Responsible agencies work on mitigating impact of rising sea freight rates

Sea freight rates for containerized goods have been trending sharply upward since late May. Meanwhile, port service charges and various surcharges have not been well controlled, causing many businesses to face difficulties.

Responsible agencies work on mitigating impact of rising sea freight rates

Small businesses hardest hit

According to the freight rate index of Drewry - an independent maritime research consultancy offering market insights and advisory services container, container freight rates began rising rapidly again in early May 2024. Currently, the average rate is over 17 percent higher than in January 2024.

Among these, the freight rates for containerized goods shipped from Asia to Europe and the US have seen the largest increase. Head Nguyen Thi Thuong of the Transport Department under the Vietnam Maritime Administration informed that container sea freight rates are adjusted according to the international market. Vietnam is a link in the global goods supply chain, so Vietnam's freight rates are also influenced by the general price of the world market. Rising sea freight rates are causing many agricultural export businesses to struggle.

Due to the unstable cargo volume at various times, agricultural export businesses often sign short-term contracts, leading to them being impacted when freight rates increase.

General Director Phan Minh Thong of Phuc Sinh Group shared that from April to now, sea freight rates from ports in Ho Chi Minh City to the US and Europe have increased by up to 300 percent compared to the same period, from US$2,950 to US$ 7,350 per 40-feet container and continue to increase. He revealed that his company currently has to pay an additional US$ 5,000 for export to the European and American markets due to selling under the CIF form (seller bears shipping costs). That means if the company exports 100 containers monthly, it has to pay an additional US$ 500,000 (nearly VND13 billion).

Director Hoang Nguyen Hai of Hai An Import-Export Company in Hanoi is concerned that a company intentionally delays orders to avoid losses, which could result in contract penalties or even lost orders. The Vietnam Logistics Service Enterprise Association predicts that transportation prices may continue to rise in the coming time as most shipments from Asia to Europe still detour around the Cape of Good Hope (Africa), extending the journey by an additional 9-14 days to avoid conflicts in the Red Sea.

Worse, container ship fleets anchored offshore near the coasts of Singapore, Malaysia, South Korea, and China are ongoing. In the Americas and Europe, many ports such as Tangier in Morocco and Algeciras in Spain are also overwhelmed unexpectedly, becoming transit points for cargo.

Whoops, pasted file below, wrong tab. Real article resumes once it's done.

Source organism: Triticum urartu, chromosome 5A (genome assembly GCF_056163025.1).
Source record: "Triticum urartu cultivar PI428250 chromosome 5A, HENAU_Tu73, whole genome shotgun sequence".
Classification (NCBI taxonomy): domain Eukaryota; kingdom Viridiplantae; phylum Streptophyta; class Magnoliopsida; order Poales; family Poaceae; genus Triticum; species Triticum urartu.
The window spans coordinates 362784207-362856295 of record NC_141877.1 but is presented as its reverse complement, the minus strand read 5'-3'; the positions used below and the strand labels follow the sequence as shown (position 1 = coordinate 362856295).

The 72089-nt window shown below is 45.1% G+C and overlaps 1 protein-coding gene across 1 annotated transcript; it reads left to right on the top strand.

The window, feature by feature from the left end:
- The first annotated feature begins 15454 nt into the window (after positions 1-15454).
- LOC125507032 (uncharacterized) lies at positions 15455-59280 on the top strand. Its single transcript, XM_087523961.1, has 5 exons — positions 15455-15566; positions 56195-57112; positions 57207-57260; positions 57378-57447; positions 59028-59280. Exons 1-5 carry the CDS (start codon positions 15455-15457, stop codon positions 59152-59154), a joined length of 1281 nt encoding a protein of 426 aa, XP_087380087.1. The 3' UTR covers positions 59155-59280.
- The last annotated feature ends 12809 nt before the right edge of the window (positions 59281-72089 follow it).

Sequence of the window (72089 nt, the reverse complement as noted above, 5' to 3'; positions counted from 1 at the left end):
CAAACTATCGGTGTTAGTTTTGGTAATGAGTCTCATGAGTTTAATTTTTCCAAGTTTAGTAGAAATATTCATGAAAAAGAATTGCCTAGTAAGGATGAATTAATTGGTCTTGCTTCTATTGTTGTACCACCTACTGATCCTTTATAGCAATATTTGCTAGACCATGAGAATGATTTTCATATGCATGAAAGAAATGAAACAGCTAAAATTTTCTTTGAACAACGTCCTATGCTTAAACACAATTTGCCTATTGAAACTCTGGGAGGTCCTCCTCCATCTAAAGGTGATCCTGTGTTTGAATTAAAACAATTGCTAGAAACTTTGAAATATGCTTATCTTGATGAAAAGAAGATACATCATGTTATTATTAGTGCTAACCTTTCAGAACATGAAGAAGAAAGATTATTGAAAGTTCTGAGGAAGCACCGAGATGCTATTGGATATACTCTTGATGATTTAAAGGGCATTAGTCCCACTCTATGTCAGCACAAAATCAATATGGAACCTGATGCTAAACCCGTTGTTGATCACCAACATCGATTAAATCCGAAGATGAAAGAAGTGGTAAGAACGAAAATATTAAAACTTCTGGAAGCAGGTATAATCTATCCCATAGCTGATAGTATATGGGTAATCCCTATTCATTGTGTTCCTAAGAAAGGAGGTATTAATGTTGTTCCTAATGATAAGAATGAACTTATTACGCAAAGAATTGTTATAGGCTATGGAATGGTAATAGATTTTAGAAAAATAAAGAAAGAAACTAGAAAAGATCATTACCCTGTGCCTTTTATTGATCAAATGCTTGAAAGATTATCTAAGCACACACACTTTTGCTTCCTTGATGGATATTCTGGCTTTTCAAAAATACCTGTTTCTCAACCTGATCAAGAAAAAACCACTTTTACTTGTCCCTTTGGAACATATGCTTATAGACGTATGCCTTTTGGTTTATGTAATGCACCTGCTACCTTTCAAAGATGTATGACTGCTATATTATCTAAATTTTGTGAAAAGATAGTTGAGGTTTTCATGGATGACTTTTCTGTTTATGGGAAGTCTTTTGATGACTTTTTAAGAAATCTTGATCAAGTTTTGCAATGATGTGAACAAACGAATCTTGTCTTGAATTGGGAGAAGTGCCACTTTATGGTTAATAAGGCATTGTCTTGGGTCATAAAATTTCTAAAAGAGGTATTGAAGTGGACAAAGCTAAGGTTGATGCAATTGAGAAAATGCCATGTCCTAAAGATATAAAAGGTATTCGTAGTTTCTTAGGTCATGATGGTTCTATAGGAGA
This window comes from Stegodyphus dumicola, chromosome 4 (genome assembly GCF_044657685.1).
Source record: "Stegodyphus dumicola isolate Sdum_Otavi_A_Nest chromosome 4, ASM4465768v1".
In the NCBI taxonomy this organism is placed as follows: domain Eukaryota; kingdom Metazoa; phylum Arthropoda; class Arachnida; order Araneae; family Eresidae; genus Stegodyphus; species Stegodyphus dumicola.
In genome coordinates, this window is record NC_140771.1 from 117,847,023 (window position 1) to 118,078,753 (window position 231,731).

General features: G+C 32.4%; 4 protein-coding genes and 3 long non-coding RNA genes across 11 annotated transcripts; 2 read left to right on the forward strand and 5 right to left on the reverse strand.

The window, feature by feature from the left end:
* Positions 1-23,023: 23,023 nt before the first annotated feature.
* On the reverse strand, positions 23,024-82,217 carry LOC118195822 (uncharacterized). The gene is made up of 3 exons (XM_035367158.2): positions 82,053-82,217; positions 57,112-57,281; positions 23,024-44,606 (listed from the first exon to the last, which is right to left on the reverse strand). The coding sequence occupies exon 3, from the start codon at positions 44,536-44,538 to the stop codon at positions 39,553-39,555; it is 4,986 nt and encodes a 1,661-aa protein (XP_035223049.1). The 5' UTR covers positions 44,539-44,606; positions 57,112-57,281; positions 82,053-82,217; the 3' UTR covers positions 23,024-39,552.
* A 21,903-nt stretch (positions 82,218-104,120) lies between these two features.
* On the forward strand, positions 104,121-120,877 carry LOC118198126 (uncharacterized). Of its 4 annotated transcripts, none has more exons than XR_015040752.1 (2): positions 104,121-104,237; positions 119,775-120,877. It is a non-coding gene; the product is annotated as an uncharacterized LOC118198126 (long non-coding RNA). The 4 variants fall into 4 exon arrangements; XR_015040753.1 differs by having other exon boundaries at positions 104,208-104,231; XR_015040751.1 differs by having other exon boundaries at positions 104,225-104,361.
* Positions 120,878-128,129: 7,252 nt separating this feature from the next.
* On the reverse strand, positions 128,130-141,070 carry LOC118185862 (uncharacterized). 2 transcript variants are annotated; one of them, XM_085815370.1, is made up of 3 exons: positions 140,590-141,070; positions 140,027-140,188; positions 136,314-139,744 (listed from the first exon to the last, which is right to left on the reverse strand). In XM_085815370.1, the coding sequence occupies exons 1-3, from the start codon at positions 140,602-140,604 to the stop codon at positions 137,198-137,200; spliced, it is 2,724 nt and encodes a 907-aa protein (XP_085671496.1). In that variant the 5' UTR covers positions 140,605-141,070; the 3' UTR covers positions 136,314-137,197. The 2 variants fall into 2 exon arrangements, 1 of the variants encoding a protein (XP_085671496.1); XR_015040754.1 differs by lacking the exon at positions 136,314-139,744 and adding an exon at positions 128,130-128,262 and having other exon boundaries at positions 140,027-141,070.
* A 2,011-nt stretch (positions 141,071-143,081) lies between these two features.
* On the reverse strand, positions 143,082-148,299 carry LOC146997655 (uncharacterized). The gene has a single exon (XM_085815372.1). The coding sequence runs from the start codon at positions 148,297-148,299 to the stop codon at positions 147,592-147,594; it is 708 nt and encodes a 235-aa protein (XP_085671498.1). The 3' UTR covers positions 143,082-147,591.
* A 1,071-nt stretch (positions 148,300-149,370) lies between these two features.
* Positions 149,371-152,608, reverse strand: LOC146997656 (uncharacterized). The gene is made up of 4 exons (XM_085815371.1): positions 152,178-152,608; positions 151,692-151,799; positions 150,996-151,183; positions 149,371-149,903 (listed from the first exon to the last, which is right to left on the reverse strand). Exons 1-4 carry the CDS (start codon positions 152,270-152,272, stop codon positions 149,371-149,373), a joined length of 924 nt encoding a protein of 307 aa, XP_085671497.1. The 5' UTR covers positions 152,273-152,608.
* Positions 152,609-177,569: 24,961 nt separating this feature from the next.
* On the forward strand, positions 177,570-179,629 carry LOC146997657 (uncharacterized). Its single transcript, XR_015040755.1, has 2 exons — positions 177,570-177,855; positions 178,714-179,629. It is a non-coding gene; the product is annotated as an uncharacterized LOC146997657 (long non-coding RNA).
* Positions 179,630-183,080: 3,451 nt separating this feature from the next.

Chairman of Vietnam Ship Agents, Brokers, and Maritime Services Providers Association Pham Quoc Long mentioned that previously, shipping companies quoted rates for 15 days to 1 month, but now they provide weekly quotes, sometimes changing within a day, with increases of 10 percent-15 percent. Many shippers are deeply concerned about the sharp increase in sea freight rates as the peak shipping season approaches.

Responsible agencies work hard to ensure export and import

According to the assessment of the Vietnam Maritime Administration, the volume of import and export-based containerized goods through Vietnamese seaports in the first five months of 2024 reached 7.56 million TEU, an increase of 16 percent compared to the same period. This is the highest growth rate in the past 5 years (3 times higher than the average growth rate of 5.5 percent in the past 5 years). In the face of rising sea freight rates, the Vietnam Maritime Administration has been working directly with container seaport enterprises, shipping lines, and agents.

Director Le Do Muoi of the Vietnam Maritime Administration said that the administration has conducted inspection and supervision teams to monitor service charges at seaports, container sea freight rates, and surcharges as well as assess import and export cargo transportation, and the empty container market in Vietnam.

Based on the inspection result, the administration has proposed many solutions to remove difficulties for businesses, creating favorable conditions to meet all of Vietnam's import and export cargo volume for smooth transportation, said Director Le Do Muoi. The Vietnam Maritime Administration has directed maritime port authorities and sub-departments to closely coordinate with associations, seaport enterprises, sea transport enterprises, import-export enterprises, and relevant agencies in closely monitoring the congestion at ports in addition to the provision of empty containers for import and export goods and regular reports to responsible agencies for timely solutions.

For import-export enterprises, Director Le Do Muoi suggested that industry associations gather member enterprises to jointly build production plans and transportation plans, as a basis for signing long-term contracts with shipping lines, minimizing the maximum impact of freight rates, especially in a period when the market has many complex and unpredictable developments as it is now. The Ministry of Industry and Trade also recommends that businesses consider switching to more favorable and closer export markets such as China, Japan, and ASEAN to reduce the impact of rising freight rates.

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